Financial advisers are at the dawn of a new era in which their services become even more important in delivering better outcomes for clients following the new pension freedoms.
This is the view of Stephen Bozeman, senior product strategist in the global retirement strategy group at BlackRock, who, along with John Stopford, co-head of multi-asset at Investec Asset Management and Ian Smith, chartered financial planner, Central Financial Planning, spoke at a panel session on the reassessment of risk following the pension changes at the second FT Adviser Freedoms Forum event, held at the Crowne Plaza Hotel in Birmingham.
He said: “I think the market here is moving in the same direction as in the US, where individuals have much more freedom around what they can do, and the reality is that the majority have no idea what to do. They need to be told what to do.”
However, with opportunity comes risk, according to fellow panel member David Trenner, technical director at Intelligent Pensions, who spoke of the need to manage clients’ expectations following the implementation of the pension freedoms.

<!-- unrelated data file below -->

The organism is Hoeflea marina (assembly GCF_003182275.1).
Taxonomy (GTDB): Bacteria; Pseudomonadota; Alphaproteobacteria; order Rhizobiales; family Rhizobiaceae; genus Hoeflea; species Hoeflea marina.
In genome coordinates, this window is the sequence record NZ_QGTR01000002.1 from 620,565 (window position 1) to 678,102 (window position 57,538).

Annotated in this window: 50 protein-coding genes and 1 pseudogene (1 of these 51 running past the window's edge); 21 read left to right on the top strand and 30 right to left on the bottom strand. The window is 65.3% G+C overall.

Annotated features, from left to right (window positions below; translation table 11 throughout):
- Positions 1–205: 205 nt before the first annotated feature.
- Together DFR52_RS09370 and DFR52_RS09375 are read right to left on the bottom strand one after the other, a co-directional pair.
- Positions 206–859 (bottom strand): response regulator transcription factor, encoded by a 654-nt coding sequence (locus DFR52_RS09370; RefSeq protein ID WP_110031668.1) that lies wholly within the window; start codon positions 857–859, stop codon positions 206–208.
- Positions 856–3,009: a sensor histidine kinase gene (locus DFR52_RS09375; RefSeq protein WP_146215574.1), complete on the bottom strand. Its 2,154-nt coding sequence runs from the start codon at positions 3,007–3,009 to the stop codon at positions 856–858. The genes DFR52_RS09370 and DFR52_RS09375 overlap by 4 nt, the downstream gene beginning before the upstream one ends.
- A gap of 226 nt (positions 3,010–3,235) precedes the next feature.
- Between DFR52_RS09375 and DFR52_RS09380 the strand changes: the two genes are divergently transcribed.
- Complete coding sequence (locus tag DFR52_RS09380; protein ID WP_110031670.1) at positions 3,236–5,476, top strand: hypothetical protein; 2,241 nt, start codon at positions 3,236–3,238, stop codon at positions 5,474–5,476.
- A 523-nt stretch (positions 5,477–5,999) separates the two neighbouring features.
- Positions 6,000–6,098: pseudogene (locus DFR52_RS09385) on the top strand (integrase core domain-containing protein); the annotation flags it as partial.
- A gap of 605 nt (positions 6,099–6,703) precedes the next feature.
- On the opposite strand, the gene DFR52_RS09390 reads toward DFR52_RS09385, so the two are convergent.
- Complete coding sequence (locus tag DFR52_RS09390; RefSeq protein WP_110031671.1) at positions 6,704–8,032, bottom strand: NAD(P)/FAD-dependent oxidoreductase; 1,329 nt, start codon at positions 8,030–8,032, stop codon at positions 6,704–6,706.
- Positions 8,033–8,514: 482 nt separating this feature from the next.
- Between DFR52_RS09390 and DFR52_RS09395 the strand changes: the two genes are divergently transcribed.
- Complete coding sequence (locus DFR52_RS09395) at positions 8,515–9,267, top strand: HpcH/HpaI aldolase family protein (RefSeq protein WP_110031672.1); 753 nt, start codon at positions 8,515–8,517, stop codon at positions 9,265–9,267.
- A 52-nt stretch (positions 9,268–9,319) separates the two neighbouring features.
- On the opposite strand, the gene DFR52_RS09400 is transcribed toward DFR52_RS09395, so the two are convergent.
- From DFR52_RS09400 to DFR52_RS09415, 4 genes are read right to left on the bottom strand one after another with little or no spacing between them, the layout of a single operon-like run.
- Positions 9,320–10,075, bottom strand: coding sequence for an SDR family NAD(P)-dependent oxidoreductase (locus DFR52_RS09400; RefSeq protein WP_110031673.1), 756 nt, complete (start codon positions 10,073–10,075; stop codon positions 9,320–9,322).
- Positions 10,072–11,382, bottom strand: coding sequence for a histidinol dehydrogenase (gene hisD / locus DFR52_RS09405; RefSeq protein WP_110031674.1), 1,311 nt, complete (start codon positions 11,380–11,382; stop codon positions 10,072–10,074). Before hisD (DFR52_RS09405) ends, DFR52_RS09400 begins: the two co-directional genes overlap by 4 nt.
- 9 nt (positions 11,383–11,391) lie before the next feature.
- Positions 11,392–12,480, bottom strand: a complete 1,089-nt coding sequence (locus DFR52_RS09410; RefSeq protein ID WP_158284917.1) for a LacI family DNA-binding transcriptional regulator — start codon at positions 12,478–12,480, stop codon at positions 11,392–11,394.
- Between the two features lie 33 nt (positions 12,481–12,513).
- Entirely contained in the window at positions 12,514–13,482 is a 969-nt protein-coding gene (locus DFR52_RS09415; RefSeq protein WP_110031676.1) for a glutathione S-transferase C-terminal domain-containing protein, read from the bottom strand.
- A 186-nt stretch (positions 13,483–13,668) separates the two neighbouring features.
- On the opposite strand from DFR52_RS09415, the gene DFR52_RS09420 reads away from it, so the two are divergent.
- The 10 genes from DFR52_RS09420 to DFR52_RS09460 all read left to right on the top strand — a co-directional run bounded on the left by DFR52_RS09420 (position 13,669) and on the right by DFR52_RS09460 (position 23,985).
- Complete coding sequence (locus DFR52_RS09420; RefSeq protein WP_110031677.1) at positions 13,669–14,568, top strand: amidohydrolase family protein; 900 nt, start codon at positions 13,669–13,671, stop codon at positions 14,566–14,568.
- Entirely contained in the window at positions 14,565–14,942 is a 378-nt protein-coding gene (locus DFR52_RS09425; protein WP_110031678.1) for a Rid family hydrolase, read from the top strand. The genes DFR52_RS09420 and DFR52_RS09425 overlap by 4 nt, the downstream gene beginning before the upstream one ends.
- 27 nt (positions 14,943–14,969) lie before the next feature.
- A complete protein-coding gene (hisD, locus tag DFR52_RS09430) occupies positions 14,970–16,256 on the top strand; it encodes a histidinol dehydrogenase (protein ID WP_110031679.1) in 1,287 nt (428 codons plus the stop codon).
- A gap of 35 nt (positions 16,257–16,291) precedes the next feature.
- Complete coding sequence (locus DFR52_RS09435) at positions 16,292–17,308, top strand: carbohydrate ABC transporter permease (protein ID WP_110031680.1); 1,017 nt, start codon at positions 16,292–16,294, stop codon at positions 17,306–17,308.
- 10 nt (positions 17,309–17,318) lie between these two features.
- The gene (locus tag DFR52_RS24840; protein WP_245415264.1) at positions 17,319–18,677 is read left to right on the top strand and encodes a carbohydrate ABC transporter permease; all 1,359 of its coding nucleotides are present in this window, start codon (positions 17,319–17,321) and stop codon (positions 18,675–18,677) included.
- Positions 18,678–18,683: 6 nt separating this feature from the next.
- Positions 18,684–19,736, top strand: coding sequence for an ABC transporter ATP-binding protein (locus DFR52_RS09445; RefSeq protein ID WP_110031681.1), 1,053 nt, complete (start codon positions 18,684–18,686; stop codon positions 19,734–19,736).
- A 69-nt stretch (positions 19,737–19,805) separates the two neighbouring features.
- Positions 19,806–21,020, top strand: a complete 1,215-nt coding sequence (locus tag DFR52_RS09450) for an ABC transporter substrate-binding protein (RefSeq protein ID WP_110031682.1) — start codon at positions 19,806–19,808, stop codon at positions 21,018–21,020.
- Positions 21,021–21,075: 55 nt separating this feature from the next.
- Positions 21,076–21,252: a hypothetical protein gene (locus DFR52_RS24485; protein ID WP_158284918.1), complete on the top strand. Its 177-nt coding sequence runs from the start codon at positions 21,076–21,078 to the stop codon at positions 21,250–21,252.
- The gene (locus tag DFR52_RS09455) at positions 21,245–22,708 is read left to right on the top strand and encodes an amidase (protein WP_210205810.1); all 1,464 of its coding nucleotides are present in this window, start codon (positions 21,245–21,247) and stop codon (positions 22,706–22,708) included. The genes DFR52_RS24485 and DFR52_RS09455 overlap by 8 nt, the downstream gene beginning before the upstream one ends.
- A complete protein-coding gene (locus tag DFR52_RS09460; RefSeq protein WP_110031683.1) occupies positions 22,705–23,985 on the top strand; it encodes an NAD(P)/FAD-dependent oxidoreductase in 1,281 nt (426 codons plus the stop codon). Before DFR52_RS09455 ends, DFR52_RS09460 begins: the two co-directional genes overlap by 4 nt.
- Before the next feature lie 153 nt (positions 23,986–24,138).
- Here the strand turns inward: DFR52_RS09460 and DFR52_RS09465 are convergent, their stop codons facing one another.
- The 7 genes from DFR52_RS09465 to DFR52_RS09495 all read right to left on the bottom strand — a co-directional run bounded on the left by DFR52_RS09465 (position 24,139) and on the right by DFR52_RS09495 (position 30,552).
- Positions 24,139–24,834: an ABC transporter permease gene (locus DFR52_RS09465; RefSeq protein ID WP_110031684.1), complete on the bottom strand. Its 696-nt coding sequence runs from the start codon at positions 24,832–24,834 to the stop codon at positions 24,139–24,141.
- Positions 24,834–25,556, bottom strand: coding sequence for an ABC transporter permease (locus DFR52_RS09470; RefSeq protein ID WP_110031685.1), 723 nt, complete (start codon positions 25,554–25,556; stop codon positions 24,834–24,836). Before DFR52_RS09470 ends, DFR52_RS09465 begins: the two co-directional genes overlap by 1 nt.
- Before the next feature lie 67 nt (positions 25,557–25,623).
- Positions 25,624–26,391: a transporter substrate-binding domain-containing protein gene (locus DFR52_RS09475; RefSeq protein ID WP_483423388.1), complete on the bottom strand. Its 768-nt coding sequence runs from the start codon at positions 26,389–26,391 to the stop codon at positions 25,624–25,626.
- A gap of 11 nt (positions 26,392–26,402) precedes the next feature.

He said: “I think sometimes product providers and politicians think people give bad advice. What happens is that we give advice, we take into account the individual’s needs, we tailor our advice to their requirements, but unfortunately we are not crystal ball gazers, and our friends at the Financial Ombudsman Service expect us to crystal ball gaze.”
Another area for concern raised by Mike Morrison, head of platform technical at AJ Bell is that of clients transfering from defined benefit to defined contribution schemes in order for them to take advantage of the new DC flexibilities.
Echoing these concerns, Chris Daems of Principal Financial Solutions said his firm would refuse to offer such a service because of the risks involved. David Geale, head of investment policy at the FCA, said the regulator was more concerned about cases where detriment could occur as a result of a transfer – though instances where the transfer might be in the client’s interest were being looked into.
The topic of the evolution of at retirement products is one that provoked a flurry of responses during the final panel session of the event in Birmingham.
According to Ros Altmann, the government’s business champion for older workers, those at retirement age will be likely to do nothing when the pension changes come into effect because people are working longer, so there is less of a need to secure a pension income.
Mr Geale said: “It is early days. There seems to be variations, but not anything particularly new, innovative or exciting – which is perhaps what we all expected. I think we would like to see the kinds of products that service consumers, but we do not have a particular picture in mind of what we want to see.
“What we do want is providers to start with customers’ needs in mind. Think about what they would want before developing new products.”